Once your website is designed to respond and fit into various dimensions, it'll shrink on mobile devices and expand on desktop ones. Plus, it'll work just fine for sizes other than mentioned.
This gives your users the flexibility to view your content from anywhere and any device, whether it's a minimized desktop screen or landscape mode in tablets without awkwardly large or small images or text.
So, in a nutshell, responsive web design settles into any screen size, be it a laptop, mobile, TV, or anything in between.
Let's take an example here. If you go to the TransferWise website, you can see its content work like water.
It adjusts as you minimize or maximize the browser or view it in different settings.
While the page adjusts, it ensures that the information stays the same - so that viewers across devices can see its value upfront, have the call to action above the fold, and have no difficulty whatsoever in viewing.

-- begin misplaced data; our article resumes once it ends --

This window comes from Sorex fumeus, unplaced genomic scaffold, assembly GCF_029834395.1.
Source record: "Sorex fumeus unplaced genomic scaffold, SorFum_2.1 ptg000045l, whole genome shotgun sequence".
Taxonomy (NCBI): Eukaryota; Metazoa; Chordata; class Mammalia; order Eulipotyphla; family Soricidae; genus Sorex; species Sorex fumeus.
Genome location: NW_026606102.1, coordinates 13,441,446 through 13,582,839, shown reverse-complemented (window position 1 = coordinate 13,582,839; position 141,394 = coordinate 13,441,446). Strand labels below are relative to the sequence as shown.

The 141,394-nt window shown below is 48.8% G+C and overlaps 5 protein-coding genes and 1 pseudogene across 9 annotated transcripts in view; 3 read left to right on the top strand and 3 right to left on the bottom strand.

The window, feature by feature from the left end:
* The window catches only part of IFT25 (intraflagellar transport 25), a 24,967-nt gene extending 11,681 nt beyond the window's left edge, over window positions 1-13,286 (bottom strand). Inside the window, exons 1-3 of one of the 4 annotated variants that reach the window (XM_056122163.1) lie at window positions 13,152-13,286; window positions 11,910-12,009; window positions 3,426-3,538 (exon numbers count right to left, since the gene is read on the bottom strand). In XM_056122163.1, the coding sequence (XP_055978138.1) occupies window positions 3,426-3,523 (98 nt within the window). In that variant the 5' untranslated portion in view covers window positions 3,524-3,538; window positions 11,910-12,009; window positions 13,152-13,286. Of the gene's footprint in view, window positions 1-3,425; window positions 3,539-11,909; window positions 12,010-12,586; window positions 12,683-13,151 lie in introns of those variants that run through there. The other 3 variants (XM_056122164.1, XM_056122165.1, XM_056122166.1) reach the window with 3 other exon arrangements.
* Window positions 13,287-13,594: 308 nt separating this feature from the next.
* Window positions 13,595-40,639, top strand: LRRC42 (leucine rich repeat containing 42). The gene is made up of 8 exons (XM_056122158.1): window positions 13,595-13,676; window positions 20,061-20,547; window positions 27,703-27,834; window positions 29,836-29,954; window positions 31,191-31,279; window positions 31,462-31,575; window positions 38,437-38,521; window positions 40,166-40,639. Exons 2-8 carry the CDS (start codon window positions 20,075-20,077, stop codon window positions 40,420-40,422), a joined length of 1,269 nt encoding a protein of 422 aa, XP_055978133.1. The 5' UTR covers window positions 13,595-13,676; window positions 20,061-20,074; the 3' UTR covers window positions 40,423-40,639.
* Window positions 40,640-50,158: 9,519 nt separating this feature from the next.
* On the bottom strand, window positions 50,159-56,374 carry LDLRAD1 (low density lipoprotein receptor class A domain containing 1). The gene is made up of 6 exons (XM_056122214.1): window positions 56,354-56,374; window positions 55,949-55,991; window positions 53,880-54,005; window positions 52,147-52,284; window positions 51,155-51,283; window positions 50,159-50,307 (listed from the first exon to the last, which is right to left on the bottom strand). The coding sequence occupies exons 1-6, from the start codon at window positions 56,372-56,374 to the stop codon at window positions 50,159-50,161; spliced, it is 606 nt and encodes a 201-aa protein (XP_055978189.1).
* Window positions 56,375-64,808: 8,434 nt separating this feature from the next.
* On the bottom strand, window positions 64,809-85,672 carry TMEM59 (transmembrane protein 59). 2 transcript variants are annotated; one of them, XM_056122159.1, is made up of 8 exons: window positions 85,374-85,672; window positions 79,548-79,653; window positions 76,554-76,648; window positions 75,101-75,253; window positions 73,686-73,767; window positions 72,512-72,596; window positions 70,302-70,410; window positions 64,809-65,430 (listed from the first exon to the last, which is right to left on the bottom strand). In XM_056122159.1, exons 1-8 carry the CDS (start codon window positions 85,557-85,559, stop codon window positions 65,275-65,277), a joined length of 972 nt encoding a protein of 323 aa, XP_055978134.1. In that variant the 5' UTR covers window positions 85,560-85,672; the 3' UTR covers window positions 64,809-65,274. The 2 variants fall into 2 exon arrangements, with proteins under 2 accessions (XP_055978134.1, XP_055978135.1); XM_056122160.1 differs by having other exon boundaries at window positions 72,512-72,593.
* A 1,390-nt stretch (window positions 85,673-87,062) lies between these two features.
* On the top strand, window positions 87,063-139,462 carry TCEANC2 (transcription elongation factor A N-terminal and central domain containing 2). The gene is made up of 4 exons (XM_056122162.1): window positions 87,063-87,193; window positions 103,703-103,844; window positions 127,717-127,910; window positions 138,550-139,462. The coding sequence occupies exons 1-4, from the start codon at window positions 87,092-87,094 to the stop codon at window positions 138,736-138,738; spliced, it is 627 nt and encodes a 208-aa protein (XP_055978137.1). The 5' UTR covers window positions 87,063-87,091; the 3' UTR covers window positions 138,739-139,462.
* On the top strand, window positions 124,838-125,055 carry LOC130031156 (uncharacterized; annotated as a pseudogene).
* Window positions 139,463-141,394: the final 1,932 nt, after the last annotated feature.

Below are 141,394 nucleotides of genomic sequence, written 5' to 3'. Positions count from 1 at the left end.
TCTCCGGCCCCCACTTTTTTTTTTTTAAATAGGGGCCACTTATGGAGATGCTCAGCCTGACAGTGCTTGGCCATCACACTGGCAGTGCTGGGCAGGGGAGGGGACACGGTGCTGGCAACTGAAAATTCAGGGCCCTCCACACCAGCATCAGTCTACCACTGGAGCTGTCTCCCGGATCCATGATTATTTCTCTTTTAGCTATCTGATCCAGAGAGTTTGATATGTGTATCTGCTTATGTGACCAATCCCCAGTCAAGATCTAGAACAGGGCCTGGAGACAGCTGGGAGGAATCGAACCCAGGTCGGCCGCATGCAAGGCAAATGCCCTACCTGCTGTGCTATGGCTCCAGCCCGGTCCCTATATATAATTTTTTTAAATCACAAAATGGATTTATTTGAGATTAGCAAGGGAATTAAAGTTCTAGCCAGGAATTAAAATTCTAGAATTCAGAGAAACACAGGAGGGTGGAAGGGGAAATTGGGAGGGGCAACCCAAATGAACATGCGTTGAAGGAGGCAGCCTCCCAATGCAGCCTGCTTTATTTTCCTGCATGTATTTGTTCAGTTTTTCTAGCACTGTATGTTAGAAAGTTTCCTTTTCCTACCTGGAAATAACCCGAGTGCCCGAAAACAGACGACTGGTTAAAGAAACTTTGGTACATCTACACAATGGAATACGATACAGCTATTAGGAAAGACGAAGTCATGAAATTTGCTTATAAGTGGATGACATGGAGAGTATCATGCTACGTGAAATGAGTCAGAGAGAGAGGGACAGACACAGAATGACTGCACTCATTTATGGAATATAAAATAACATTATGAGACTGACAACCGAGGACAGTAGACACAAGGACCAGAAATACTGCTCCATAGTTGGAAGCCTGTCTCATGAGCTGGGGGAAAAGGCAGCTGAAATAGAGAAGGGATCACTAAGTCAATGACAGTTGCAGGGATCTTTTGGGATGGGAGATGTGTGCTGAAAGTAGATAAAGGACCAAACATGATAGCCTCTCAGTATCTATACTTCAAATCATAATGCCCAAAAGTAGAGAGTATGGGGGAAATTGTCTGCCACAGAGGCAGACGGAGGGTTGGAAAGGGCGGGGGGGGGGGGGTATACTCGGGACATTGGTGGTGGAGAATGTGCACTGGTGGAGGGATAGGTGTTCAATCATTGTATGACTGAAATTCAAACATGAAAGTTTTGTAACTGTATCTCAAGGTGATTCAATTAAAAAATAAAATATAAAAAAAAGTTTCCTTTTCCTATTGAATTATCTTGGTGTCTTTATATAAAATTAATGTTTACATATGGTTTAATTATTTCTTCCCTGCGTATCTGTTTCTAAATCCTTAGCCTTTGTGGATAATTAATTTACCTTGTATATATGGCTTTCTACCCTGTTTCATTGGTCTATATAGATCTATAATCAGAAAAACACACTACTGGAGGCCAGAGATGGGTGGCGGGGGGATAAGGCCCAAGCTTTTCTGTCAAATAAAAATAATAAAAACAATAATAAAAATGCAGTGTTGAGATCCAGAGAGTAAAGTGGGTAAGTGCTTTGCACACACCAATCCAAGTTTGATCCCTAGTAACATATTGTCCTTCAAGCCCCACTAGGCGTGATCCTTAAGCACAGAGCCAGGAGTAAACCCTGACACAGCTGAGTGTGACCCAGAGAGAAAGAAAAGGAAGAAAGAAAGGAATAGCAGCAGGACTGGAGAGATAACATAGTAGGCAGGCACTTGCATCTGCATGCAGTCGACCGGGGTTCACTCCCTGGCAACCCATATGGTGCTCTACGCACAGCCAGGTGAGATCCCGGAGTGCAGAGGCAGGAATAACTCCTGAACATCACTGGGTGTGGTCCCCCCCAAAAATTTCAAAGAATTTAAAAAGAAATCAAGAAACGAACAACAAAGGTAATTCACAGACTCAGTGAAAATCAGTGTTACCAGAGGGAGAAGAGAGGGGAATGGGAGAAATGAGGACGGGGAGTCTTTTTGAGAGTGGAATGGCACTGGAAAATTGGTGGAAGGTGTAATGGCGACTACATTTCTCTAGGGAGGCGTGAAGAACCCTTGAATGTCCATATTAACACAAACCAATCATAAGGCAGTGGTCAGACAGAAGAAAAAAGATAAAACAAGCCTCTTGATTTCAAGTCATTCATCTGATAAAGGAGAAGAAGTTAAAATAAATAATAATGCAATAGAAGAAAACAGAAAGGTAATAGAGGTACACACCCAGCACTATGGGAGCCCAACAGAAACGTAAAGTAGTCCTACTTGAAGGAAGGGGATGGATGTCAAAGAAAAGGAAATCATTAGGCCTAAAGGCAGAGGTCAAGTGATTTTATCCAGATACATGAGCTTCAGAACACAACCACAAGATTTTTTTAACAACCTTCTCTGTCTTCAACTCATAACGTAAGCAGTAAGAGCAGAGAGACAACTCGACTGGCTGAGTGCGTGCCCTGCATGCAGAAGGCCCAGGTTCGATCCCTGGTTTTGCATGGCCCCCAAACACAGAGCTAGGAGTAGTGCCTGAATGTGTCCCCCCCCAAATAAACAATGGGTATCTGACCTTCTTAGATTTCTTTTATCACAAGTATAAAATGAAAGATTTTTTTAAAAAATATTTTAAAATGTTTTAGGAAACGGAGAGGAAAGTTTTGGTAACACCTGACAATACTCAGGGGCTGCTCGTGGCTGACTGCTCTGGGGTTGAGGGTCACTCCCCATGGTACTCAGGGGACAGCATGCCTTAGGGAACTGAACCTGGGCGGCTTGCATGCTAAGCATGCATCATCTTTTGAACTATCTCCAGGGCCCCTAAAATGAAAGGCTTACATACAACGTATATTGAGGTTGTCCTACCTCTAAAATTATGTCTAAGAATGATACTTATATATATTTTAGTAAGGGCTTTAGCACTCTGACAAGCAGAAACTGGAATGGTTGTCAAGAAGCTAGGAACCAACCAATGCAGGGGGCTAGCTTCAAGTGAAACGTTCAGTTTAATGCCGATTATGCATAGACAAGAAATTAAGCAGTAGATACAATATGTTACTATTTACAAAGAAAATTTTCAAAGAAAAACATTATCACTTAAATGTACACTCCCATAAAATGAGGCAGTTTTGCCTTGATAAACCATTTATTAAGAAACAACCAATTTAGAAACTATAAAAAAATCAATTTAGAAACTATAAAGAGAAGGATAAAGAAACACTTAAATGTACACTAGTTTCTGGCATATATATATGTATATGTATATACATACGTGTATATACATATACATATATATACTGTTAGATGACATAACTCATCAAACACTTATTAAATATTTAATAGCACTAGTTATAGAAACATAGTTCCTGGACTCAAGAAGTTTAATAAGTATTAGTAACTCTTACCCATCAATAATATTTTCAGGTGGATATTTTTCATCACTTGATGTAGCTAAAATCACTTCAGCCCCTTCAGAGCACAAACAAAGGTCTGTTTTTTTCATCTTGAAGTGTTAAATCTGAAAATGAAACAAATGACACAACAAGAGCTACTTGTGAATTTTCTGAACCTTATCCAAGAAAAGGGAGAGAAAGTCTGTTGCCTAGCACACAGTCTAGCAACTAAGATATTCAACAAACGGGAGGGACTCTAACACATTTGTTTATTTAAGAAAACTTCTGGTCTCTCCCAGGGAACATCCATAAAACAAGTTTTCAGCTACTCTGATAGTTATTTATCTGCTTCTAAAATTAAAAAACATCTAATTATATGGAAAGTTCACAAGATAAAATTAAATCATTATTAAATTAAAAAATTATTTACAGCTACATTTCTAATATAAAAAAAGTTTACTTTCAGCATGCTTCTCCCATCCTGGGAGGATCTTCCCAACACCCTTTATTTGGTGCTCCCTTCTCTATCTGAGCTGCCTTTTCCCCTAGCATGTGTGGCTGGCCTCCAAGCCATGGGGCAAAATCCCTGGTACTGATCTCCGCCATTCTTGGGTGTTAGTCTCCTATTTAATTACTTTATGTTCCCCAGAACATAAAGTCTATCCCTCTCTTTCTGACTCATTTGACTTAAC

This is what a great responsive web design does.
While responsive designs essentially mean a website's ability to adjust to screen sizes, the benefits of responsive web design stretch way beyond that. Responsive designs not only enhance user experience but also enable high conversion rates across all devices.
Finally, it puts the control in the customer's hands to view the content in their preferred viewport.
But, How Does a Responsive Website Works?
A responsive website is based on 3 pillars:
- Media Query
Media query makes it possible to view the same layout on various screens without breaking. It's a CSS function that gets a signal from the viewer's device about the size and then triggers the breakpoints in the design.
- Fluid Grid